Hilaria were ancient Roman religious festivals celebrated on the vernal equinox to honor Cybele, mother of the gods; The winter with its gloom had died, and the first day of a better season was spent in rejoicings. All kinds of games and amusements were allowed on this day; masquerades were the most prominent among them, and everyone might, in his disguise, imitate whomsoever he liked, and even magistrates.
The hilaria were in reality only the last day of a festival of Cybele, which commenced on March 22, and was solemnised by the Galli with various mysterious rites. The full festival can be tentatively reconstructed (with the days of the festival literally translated) as follows:
– 15 March. ‘The Reed Entered’. Its exact significance is uncertain (the reeds may refer to the river bank where Attis was exposed as a child and rescued by Cybele.) A nine-day period of abstinence from bread, pomegranates, quinces, pork, fish and probably wine began. Only milk was permitted as a drink.
– 22 March. ‘The Tree Entered’ (Arbor intrat). A pine tree from a wood sacred to Cybele is felled following the sacrifice of a ram at its roots. The tree was carried in procession through the city as if in a funeral to the Temple of Cybele on the Palatine Hill.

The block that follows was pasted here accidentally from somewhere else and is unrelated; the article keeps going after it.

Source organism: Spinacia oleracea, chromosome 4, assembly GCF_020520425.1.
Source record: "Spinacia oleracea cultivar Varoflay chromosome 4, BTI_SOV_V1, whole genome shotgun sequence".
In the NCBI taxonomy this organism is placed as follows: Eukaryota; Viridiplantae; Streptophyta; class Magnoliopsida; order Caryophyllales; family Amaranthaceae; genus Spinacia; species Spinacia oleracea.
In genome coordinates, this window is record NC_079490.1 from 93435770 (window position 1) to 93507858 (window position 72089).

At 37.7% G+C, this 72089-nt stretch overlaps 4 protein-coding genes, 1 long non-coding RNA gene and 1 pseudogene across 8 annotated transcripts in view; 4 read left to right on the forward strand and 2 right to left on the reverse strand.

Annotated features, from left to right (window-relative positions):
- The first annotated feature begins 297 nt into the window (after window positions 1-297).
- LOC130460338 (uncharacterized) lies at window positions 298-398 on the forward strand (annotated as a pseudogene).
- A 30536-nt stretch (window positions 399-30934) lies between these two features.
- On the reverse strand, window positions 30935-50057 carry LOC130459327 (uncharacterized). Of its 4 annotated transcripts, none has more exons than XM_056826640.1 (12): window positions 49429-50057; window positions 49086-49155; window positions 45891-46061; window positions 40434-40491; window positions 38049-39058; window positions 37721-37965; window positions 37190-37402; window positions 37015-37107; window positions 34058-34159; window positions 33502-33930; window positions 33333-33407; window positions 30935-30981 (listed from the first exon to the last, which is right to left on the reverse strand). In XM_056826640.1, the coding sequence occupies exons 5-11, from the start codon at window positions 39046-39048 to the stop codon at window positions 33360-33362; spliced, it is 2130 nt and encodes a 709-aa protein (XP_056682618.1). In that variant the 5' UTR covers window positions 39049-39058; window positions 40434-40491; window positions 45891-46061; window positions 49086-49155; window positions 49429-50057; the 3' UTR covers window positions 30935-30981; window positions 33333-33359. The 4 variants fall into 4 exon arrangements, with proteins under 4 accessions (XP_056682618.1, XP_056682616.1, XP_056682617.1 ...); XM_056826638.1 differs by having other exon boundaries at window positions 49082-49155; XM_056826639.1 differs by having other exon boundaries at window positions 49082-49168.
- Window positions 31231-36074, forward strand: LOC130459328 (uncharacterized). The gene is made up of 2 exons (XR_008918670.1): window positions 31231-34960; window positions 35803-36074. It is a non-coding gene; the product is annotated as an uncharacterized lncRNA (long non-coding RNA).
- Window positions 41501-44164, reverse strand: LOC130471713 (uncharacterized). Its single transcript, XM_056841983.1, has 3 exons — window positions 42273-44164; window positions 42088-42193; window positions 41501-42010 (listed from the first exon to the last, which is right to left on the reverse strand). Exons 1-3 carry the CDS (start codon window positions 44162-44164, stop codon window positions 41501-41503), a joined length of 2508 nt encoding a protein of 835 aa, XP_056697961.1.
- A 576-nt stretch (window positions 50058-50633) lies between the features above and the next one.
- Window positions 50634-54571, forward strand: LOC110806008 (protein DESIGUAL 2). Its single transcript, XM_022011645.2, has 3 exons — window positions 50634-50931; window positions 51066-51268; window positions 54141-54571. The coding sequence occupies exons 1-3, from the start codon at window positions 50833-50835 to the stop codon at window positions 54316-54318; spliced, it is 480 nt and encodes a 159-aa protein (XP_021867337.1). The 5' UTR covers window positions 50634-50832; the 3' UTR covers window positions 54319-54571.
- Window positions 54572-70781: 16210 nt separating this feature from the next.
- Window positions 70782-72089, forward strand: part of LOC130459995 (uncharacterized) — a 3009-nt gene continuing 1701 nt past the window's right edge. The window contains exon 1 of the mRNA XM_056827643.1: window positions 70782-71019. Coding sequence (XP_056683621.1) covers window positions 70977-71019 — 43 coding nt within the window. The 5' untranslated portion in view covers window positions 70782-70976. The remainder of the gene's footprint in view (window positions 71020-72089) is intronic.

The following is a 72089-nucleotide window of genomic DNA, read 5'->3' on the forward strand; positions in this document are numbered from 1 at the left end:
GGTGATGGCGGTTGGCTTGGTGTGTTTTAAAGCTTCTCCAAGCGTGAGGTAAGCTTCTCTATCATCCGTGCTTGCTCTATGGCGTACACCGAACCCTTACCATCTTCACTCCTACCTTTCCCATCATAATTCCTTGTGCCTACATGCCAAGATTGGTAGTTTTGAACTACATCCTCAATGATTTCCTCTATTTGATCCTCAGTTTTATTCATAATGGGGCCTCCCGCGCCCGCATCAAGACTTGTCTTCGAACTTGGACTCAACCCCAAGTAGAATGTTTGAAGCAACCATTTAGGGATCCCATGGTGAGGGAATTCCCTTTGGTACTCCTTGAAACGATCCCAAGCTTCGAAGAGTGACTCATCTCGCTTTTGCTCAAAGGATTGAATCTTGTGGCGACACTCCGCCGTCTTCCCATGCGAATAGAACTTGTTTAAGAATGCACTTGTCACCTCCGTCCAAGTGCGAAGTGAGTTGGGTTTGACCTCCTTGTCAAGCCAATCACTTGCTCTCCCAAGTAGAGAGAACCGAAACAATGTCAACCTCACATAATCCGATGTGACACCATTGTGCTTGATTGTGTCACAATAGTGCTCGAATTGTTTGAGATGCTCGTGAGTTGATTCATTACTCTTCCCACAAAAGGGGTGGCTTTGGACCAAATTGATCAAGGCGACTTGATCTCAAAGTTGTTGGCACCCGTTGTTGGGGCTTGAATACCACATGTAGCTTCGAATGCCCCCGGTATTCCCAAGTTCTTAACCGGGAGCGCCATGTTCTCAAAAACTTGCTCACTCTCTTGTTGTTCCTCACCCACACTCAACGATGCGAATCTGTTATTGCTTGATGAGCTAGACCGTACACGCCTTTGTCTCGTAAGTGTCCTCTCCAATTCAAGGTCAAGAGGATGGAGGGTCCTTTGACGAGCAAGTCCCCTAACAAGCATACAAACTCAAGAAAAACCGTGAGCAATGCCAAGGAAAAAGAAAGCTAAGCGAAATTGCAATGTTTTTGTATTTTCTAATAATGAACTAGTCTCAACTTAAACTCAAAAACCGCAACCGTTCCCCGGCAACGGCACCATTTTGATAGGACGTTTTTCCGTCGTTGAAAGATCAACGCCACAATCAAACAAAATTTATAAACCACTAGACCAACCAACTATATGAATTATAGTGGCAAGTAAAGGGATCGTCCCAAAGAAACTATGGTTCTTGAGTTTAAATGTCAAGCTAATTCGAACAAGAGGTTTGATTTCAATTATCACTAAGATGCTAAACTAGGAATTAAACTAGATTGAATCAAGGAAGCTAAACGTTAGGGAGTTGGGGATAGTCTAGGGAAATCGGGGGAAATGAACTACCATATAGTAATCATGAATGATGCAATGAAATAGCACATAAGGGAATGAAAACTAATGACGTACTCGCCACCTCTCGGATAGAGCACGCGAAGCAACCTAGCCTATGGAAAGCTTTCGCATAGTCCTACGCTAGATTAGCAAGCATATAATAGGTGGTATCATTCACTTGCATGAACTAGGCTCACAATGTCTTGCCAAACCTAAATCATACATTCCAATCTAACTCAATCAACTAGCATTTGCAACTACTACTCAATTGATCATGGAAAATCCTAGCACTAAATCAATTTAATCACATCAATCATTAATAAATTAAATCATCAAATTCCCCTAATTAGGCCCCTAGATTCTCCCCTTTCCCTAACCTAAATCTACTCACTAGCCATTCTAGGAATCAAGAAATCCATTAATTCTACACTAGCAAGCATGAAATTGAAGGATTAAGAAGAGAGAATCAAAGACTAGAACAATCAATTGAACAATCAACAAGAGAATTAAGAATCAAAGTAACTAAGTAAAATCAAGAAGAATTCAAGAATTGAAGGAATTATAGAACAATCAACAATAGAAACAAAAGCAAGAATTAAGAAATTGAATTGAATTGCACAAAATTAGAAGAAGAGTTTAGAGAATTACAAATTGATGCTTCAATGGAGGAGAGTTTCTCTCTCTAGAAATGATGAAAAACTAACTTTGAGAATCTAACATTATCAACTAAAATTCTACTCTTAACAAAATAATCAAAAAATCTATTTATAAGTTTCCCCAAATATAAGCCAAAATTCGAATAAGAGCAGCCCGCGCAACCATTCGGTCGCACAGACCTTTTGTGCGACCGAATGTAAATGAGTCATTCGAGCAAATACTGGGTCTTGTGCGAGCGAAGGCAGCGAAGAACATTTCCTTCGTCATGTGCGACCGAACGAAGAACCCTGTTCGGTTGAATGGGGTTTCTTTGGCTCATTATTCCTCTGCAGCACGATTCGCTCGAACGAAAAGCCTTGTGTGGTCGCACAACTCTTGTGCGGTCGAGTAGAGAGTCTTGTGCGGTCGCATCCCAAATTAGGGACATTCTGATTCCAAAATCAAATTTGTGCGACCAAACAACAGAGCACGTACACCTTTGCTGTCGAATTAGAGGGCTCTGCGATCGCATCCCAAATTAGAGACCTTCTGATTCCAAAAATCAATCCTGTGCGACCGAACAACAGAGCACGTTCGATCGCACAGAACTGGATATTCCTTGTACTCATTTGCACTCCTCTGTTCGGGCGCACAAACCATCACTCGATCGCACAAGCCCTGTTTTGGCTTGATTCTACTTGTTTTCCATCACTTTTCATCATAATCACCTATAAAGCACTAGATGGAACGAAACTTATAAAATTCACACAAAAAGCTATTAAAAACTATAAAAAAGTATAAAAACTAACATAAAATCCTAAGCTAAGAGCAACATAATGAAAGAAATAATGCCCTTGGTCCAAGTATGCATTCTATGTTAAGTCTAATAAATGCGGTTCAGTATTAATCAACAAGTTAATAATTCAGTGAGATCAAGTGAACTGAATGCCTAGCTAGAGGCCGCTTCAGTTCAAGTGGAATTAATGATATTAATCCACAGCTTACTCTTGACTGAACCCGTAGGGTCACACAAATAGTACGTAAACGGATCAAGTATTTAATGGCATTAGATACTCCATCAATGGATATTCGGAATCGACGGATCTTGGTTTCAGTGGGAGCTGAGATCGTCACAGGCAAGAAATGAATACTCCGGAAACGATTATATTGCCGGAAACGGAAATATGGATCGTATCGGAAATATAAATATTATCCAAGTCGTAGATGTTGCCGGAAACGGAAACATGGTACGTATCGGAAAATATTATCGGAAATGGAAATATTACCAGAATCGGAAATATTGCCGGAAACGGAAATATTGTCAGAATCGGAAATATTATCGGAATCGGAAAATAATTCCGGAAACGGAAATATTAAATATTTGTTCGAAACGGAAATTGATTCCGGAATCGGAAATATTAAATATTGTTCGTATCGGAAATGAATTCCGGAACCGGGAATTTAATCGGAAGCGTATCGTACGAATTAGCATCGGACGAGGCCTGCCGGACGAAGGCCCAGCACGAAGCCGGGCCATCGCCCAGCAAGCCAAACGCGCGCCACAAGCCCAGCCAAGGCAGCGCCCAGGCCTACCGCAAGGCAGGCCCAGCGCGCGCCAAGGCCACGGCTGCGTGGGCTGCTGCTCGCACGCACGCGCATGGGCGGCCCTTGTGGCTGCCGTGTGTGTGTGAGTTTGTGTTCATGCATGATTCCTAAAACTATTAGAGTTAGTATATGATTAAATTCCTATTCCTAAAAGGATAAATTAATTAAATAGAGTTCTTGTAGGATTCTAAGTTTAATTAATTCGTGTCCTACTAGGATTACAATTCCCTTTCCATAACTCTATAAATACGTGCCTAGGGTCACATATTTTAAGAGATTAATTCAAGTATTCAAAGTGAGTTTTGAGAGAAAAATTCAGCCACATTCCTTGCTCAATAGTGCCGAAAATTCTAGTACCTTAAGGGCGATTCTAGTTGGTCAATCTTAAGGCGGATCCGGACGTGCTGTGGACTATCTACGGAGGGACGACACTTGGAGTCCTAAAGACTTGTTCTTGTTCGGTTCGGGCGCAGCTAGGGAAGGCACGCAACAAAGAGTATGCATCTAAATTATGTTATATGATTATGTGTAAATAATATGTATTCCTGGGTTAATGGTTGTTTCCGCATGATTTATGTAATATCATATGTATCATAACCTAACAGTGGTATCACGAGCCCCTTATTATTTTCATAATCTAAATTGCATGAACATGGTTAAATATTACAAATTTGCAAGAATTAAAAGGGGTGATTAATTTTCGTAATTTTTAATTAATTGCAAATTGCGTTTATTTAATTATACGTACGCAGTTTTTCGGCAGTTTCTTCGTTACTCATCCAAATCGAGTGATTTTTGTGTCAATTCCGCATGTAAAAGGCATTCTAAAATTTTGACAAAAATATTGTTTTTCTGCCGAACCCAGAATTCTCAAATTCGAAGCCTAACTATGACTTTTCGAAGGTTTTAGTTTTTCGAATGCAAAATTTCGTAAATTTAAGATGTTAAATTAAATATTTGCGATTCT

– 23 March. A day of mourning.
– 24 March. ‘The Day of Blood’ (Sanguis). Frenzied rites including scourging and whipping. Castration rituals would take place on this day. The tree is symbolically buried.
– 25 March. ‘The Day of Joy’ (Hilaria) celebrating the resurrection of Attis. This was the hilaria proper (as opposed to the mournful tone of the previous days).
– 26 March. A day of rest.
– 27 March. ‘The Washing’ (Lavatio). Added by Marcus Aurelius.
– 28 March. Possible ceremony at the Vatican sanctuary. Appears in the Calendar of Philocalus.